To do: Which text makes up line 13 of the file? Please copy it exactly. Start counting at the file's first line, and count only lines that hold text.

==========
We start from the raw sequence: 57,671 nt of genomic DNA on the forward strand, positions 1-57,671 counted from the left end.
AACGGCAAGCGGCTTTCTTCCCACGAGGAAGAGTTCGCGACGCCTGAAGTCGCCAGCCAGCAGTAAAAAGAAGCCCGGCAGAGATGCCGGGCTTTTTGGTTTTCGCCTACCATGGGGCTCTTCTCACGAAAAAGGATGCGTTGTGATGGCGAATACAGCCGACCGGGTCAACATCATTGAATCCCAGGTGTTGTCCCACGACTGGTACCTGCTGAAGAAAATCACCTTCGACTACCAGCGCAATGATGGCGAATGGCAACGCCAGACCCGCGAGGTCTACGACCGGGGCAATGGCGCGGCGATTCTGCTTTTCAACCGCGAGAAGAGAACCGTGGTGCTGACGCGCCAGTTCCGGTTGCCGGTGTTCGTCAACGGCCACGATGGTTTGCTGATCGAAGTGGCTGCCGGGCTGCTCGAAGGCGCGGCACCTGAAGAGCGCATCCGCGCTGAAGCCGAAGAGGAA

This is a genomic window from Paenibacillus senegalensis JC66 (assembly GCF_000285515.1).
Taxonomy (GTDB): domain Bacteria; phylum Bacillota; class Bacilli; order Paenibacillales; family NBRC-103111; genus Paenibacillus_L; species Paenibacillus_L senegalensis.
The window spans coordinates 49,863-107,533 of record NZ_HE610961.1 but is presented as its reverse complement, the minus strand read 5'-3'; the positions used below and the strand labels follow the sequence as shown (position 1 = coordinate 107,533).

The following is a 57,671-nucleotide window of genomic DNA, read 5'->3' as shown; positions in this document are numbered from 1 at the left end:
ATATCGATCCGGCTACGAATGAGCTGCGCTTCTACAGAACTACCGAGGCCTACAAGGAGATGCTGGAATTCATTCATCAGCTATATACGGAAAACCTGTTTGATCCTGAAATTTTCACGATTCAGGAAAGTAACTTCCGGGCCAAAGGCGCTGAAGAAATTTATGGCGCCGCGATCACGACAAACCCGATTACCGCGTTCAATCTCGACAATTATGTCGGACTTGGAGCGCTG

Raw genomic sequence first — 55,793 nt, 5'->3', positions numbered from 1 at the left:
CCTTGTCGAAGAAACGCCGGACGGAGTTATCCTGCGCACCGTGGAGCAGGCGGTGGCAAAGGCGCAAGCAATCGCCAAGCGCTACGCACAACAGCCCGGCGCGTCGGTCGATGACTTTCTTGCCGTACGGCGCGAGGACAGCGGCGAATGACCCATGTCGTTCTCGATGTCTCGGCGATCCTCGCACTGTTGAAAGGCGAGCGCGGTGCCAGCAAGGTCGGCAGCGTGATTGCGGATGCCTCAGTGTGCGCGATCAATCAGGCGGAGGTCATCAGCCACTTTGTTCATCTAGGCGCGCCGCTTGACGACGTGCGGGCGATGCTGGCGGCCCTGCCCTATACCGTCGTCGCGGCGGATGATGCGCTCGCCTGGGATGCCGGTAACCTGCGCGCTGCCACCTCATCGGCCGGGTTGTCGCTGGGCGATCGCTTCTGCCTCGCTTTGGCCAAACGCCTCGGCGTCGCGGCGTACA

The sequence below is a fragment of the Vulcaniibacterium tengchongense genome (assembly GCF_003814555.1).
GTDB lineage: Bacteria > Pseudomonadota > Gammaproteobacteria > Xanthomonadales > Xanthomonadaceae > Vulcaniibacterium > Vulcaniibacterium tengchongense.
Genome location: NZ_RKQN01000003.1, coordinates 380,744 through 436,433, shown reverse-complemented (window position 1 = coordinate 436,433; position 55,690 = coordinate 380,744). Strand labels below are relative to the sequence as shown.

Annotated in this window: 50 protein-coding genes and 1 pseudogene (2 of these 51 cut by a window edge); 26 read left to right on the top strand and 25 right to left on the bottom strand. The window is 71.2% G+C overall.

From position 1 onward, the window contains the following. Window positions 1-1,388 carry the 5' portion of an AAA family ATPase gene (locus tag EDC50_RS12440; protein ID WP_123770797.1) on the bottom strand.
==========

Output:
Annotated in this window: 50 protein-coding genes and 1 pseudogene (2 of these 51 cut by a window edge); 26 read left to right on the top strand and 25 right to left on the bottom strand. The window is 71.2% G+C overall.